AnimalsAsiaLizardsReptiles

Komodo dragon – the largest lizard on Earth

Komodo dragon, Komodo monitor (Varanus komodoensis)

The legendary dragon appears out of nowhere, is ruthless, terrifying, and intriguing in its own way because little is known about it. The term “dragon” fits perfectly with the Komodo monitor (Varanus komodoensis) – the largest living lizard on Earth…

Classification

  • Kingdom: Animalia
  • Phylum: Chordata
  • Class: Reptilia
  • Order: Squamata
  • Family: Varanidae
  • Genus: Varanus
  • Subgenus: Varanus
  • Species: Varanus komodoensis
Komodo dragon, Komodo monitor (Varanus komodoensis)

Occurrence

Although Indonesia consists of more than 17 000 islands, only on 5 of them (Komodo, Rinca, Flores, Gili Motang, Padar – islands belonging to the Sunda archipelago) you can meet the Komodo dragon.

The possibility of getting to know these animals better is hindered by the conditions in which they live. They stay on islands hostile to humans – dry and secluded.

In total, about 5,000 individuals live on all 5 islands, which makes the Komodo dragon a species threatened with extinction.

On Komodo – the island with the most dragons – a national park has been established to protect the endangered mighty lizards.

Komodo dragon, Komodo monitor (Varanus komodoensis)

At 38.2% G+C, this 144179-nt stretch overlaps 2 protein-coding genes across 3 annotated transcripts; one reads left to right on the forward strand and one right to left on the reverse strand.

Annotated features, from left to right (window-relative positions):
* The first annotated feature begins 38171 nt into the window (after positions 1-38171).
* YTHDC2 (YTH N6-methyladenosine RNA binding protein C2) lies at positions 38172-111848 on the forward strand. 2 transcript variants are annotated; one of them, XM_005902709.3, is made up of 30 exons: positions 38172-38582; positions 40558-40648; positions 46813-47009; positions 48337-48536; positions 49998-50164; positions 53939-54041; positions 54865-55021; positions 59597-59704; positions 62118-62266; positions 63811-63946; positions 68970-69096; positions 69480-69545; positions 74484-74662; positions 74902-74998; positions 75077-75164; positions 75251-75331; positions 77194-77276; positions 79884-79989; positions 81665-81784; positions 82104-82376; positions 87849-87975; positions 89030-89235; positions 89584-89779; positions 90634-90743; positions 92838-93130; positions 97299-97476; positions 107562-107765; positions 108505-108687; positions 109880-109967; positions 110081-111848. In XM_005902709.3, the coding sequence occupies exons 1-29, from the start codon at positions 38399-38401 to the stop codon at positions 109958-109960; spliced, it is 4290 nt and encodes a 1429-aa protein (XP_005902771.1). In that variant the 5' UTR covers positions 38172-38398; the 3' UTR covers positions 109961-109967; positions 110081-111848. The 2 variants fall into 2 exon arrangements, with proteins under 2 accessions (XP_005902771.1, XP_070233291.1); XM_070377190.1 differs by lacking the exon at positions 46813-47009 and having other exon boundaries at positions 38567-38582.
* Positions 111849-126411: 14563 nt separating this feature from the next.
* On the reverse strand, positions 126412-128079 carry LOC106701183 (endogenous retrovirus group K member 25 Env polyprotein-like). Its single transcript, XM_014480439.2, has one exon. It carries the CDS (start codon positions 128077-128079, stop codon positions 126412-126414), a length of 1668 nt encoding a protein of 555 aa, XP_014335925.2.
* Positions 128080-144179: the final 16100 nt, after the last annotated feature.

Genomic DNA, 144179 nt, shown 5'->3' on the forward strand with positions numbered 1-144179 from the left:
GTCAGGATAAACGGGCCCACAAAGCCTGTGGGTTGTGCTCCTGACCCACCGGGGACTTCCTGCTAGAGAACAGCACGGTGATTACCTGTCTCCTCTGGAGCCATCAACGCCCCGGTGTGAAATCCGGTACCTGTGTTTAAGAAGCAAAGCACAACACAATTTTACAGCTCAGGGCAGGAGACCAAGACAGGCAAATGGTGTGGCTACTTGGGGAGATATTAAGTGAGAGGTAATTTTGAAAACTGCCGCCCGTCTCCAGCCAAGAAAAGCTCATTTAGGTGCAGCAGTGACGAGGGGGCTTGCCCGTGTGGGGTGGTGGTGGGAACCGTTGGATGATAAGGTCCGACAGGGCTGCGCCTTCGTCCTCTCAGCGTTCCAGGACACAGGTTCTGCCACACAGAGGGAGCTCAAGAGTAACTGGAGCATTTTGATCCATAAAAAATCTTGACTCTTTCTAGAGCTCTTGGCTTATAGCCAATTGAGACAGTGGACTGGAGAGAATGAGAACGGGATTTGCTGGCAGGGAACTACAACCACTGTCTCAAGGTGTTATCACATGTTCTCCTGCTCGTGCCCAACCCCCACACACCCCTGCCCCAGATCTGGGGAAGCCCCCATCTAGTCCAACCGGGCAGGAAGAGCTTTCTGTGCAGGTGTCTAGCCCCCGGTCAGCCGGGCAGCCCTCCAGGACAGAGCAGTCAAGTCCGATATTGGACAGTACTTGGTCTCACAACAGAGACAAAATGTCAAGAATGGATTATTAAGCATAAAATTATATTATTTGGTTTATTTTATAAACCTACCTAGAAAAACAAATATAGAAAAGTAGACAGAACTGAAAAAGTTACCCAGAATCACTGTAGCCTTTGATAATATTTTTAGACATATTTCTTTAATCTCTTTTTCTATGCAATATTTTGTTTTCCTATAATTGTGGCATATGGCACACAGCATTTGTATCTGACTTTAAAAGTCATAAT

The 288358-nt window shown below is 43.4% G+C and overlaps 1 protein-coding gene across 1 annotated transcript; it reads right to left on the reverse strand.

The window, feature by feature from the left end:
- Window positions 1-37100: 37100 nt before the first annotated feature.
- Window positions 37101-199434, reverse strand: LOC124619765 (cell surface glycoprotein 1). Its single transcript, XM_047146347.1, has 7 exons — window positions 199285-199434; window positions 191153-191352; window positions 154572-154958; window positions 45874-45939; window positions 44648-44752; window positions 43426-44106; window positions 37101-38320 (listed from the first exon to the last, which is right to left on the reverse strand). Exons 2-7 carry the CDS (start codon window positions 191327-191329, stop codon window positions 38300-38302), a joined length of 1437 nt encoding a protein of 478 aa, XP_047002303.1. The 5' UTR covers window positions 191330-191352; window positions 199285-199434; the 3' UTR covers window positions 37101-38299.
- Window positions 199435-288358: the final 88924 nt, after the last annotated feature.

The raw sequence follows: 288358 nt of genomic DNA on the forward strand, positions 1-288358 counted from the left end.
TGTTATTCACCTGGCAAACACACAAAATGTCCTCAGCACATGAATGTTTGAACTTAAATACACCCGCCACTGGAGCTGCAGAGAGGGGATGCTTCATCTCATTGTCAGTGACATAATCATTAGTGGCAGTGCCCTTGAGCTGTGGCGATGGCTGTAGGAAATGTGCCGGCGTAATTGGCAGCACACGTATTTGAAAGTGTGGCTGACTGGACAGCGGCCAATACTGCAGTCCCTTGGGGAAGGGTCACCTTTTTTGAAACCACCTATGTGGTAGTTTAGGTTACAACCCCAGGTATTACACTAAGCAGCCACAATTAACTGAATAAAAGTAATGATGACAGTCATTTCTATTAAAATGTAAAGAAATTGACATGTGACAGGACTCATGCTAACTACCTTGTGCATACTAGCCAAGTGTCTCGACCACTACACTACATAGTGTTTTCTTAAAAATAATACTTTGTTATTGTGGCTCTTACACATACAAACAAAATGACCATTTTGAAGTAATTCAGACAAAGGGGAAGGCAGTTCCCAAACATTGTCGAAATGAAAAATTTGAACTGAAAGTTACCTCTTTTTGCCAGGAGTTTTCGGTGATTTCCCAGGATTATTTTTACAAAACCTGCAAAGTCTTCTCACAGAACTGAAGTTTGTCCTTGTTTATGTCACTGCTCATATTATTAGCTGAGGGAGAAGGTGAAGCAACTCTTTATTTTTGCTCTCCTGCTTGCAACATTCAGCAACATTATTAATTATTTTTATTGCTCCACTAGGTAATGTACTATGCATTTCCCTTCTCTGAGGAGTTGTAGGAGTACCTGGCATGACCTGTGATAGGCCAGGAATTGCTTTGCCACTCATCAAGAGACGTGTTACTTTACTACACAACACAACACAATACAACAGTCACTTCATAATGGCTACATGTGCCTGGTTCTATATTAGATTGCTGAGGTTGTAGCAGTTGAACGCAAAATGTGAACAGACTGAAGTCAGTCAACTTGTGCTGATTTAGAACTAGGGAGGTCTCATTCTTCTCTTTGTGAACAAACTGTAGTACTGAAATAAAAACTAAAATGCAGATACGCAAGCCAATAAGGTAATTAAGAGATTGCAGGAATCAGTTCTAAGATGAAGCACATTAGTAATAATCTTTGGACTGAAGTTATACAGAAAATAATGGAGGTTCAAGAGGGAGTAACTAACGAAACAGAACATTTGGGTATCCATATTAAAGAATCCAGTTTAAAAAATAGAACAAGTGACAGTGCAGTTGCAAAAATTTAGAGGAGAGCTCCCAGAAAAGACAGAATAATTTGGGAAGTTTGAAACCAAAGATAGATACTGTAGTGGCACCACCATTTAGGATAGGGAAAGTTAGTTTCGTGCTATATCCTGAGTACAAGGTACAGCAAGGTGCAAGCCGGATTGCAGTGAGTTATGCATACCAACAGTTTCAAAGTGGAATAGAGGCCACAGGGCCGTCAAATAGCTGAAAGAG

When did Komodo dragons appear?

Komodo dragons appeared most likely in the Pliocene on the Australian continent. Based on the oldest fossil finds, it is estimated that Komodo dragons exist on Earth from about 3.8-3.6 million years ago until today. By migrating from Australia, they colonized the islands of Indonesia, which became their home.

Komodo dragon, Komodo monitor (Varanus komodoensis)

Characteristic

Appearance and senses

A glance at the Komodo dragon is enough to understand why it is called a dragon. This lizard has a large, wide, flattened head, a strong, thick neck, a long “cylindrical” body and a powerful, long tail, wide at the base and tapering towards the end. Laterally flattened and its length is equal to half the length of the body.

The most powerful weapons of the Komodo dragon are 60 sharp and strong teeth and… saliva.

Because it feeds on carrion, its saliva is full of all kinds of bacteria, dangerous to health and life – similar to Tyrannosaurus. Scientists, however, are more and more in favor of the theory that there are venom glands under the jaw that secrete a dangerous venom that causes slow death. On contact with Komodo saliva (or venom), blood pressure and clotting decrease. The victim loses consciousness, bleeds out, or dies of infected wounds.

In the wild, the Komodo dragon reaches a weight of 70 kg (154 lb). Its mass, however, may be greater. There are individuals of 90 (198 lb) or even 160 kilos (353 lb). However, there are fewer and fewer of them, probably due to the decreasing number of large game that the Komodo dragon hunts.

Komodo dragons, Komodo monitors (Varanus komodoensis)

Smell and taste